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Bike helmet saves man's life

Roseville resident wants others to cycle safely
By: Sena Christian The Press Tribune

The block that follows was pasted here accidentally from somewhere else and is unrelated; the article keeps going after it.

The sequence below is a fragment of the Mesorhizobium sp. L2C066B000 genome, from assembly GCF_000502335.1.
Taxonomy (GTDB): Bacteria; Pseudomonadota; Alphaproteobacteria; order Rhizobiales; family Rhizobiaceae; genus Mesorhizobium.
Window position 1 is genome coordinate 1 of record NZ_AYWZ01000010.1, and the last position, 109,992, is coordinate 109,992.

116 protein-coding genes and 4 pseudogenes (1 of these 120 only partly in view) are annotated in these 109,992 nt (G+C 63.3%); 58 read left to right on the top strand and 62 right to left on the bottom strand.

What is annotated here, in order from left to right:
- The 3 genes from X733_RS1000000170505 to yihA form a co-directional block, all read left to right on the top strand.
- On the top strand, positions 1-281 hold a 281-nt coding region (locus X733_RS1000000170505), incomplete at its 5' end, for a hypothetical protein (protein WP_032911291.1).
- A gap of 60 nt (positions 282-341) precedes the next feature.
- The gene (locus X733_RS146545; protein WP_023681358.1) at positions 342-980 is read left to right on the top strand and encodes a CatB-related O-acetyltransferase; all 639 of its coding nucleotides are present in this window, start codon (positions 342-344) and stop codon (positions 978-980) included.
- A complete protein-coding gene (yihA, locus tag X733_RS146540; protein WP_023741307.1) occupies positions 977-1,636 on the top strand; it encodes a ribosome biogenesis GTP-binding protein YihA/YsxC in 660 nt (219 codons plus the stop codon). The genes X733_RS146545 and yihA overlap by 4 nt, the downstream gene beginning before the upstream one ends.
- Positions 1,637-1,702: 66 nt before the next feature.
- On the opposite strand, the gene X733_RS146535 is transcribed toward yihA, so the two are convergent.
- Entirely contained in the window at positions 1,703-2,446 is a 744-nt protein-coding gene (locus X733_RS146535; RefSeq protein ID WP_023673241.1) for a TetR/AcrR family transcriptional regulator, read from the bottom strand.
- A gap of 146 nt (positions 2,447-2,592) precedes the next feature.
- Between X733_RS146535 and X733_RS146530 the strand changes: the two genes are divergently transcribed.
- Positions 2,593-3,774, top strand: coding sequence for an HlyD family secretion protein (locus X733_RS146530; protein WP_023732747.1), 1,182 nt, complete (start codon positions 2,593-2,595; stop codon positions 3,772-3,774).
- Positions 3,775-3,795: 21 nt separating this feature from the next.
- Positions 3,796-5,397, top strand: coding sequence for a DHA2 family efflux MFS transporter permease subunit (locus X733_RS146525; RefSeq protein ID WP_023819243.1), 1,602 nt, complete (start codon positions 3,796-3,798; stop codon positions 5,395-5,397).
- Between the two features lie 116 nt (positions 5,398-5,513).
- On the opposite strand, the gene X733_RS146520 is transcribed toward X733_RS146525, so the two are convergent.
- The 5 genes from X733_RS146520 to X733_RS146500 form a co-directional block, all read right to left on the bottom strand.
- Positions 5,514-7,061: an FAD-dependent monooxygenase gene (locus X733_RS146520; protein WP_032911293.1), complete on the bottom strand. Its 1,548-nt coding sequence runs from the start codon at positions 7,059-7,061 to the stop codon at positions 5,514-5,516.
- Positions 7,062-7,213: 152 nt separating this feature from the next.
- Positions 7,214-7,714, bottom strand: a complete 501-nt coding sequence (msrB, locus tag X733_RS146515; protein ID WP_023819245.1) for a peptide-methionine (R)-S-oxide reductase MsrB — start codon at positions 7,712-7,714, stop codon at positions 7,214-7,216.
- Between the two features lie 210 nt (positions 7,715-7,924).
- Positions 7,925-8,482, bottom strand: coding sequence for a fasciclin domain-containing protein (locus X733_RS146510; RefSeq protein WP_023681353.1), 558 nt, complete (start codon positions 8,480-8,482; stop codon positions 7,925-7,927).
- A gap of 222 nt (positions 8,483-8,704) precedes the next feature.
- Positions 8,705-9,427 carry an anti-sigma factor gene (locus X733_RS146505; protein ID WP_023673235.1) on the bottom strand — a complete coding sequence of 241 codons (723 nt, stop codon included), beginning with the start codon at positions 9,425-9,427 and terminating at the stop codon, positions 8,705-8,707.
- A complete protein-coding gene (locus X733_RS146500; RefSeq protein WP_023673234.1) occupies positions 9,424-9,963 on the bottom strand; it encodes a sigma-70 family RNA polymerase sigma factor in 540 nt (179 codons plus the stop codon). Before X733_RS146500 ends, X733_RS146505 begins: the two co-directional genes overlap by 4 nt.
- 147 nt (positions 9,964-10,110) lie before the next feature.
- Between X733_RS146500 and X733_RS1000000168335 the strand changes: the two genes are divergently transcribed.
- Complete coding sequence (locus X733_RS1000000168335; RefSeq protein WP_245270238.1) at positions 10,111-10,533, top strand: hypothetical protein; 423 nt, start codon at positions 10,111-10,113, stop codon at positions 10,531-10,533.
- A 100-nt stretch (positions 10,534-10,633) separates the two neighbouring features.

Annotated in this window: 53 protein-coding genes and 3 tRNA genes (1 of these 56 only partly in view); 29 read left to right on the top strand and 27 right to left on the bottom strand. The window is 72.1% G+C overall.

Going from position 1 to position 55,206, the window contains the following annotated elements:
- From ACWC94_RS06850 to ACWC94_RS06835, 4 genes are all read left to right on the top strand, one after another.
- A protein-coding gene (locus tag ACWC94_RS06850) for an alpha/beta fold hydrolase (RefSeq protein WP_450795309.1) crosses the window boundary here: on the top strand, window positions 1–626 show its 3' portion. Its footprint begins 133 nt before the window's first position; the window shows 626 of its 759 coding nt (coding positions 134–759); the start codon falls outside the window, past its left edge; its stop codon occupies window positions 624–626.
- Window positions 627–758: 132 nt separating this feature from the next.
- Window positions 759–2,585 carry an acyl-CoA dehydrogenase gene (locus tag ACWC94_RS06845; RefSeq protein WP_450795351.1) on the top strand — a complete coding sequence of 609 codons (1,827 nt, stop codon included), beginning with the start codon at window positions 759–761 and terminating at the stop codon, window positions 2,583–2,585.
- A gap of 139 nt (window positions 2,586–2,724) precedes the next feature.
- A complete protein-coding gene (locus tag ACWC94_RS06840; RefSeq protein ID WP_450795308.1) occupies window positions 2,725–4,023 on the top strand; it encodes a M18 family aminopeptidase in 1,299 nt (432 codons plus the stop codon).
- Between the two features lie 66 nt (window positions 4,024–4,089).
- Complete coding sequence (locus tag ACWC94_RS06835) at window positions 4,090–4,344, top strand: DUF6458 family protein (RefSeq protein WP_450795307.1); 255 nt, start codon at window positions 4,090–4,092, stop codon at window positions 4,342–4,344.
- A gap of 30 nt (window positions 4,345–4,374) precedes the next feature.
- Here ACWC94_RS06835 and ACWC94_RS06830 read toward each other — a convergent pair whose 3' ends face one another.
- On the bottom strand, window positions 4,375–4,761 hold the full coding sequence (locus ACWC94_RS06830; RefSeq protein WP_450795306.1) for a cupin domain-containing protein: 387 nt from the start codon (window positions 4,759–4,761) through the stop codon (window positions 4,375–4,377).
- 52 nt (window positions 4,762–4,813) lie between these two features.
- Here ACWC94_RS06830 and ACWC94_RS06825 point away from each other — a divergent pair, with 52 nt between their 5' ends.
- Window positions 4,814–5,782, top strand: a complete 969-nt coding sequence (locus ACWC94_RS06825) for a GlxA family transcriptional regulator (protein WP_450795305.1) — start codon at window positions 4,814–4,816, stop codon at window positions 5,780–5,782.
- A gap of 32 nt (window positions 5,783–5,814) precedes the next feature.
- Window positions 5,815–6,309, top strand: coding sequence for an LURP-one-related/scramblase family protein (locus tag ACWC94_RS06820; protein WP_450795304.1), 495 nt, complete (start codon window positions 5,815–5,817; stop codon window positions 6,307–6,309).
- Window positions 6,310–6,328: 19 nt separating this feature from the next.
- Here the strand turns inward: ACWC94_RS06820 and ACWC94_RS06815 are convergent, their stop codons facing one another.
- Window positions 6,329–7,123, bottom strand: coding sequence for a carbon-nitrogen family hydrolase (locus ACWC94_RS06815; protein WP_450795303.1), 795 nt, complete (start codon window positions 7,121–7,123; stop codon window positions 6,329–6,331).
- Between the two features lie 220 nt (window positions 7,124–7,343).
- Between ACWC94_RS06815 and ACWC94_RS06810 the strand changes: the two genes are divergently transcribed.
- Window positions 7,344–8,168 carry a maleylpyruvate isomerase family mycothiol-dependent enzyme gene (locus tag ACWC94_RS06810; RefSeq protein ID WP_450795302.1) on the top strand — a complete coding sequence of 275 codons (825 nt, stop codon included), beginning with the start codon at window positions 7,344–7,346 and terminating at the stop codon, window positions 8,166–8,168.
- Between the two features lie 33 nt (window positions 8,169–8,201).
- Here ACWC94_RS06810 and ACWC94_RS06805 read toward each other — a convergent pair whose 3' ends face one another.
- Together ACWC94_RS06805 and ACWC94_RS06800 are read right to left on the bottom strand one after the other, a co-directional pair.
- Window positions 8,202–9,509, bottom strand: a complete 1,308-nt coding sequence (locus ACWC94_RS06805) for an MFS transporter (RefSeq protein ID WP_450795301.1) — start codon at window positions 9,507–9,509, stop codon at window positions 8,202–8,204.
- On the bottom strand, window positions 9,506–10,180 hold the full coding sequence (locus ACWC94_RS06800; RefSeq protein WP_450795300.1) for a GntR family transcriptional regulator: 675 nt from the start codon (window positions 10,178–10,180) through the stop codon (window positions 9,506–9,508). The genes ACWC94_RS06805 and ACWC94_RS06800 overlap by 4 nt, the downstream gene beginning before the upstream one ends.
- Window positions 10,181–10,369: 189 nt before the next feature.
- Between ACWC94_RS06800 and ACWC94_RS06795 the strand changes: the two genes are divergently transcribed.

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Dick Frantzreb wants bicyclists of all ages to wear helmets. California state law requires that bicyclists under the age of 18 wear a helmet, but riding without this piece of equipment is unsafe for everyone, said the Roseville resident. The city of Roseville boasts 83 miles of on-street bike lanes and 27 miles of off-street bike paths. Roughly 35 collisions between bikes and cars occur annually within city limits. With spring’s arrival and more residents traveling by bike, the likelihood of accidents may increase. “Bicycling is safe, as long as one rides safely,” Frantzreb said. The 63-year-old has ridden his bike around Roseville for the past 15 years. Three years ago, on a sunny Saturday afternoon, he rode through the intersection of Foothills Boulevard and Pleasant Grove in west Roseville. Traffic was heavy that day and a car struck him from behind. “I heard a crunch,” Frantzreb said. “I thought: ‘This can’t be good.’” He recalls rolling on the pavement. He got up slowly and walked off the road, looking back to see that his body had smashed the windshield and dented the hood of the car that hit him. “People were amazed I was able to walk away,” he said. The precaution he credits for saving his life: wearing a helmet. The impact cracked Frantzreb’s helmet and he wonders what else would have cracked had the helmet not protected his head. “Everyone under the age of 18 and over the age of 18 should be wearing a helmet, especially parents who should be setting a good example,” said Mike Dour, an alternative transportation analyst with the city of Roseville. As people dust off their bikes for springtime, they should get their bikes professionally checked to make sure the brakes, tires and gears function properly, he said. As for practicing safe bicycling, he said riders should obey traffic laws and speed limits. People should stay in the bike lane and ride on the right with the flow of traffic, not against oncoming cars. Collisions between bicyclists and vehicles often occur because the cyclist is riding the wrong way down the street, Dour said. Be aware and don’t assume the driver of a car sees the bicyclist, he said. Make eye contact with drivers and refrain from weaving between cars or making sudden movements. “The more predictable you can be, the safer you’ll be,” Dour said. On trails, bicyclists should respect other users, such as joggers, dog-walkers and children. Frantzreb recommends taking a bicycle-safety course. Four months before his accident, he completed a course hosted by the League of American Bicyclists, which re-enforced his decision to always wear a helmet. Earlier this month, he rode through Roseville and Citrus Heights to count the number of bicyclists with helmets. Out of 12 people, only one wore a helmet, he said. “When seat belts were introduced in cars, people were cavalier about it,” Frantzreb said. “Now, I would never dream of riding without a seat belt. Helmets should be the same way.” Sena Christian can be reached at senac@goldcountrymedia.com. ---------- ABC Quick Check from the city of Roseville A is for Air -Inflate tires to rated pressure as listed on the sidewall of the tire. -Use a pressue gauge to insure proper pressure. -Check for damage to tire tred and sidewall; replace if damaged. B is for Brakes -Inspect pads for wear; replace if there is less than 1/4” of pad left. -Check pad adjustment; make sure they do not rub tire or dive into spokes. -Check brake level travel; at least 1” between bar and lever when applied. C is for Cranks, Chain and Cassette -Make sure that your crank bolts are tight; lube the threads only, nothing else. -Check your chain for wear; 12 links should measure no more than 12 1/8 inches. -If your chain skips on your cassette, you might need a new one or an adjustment.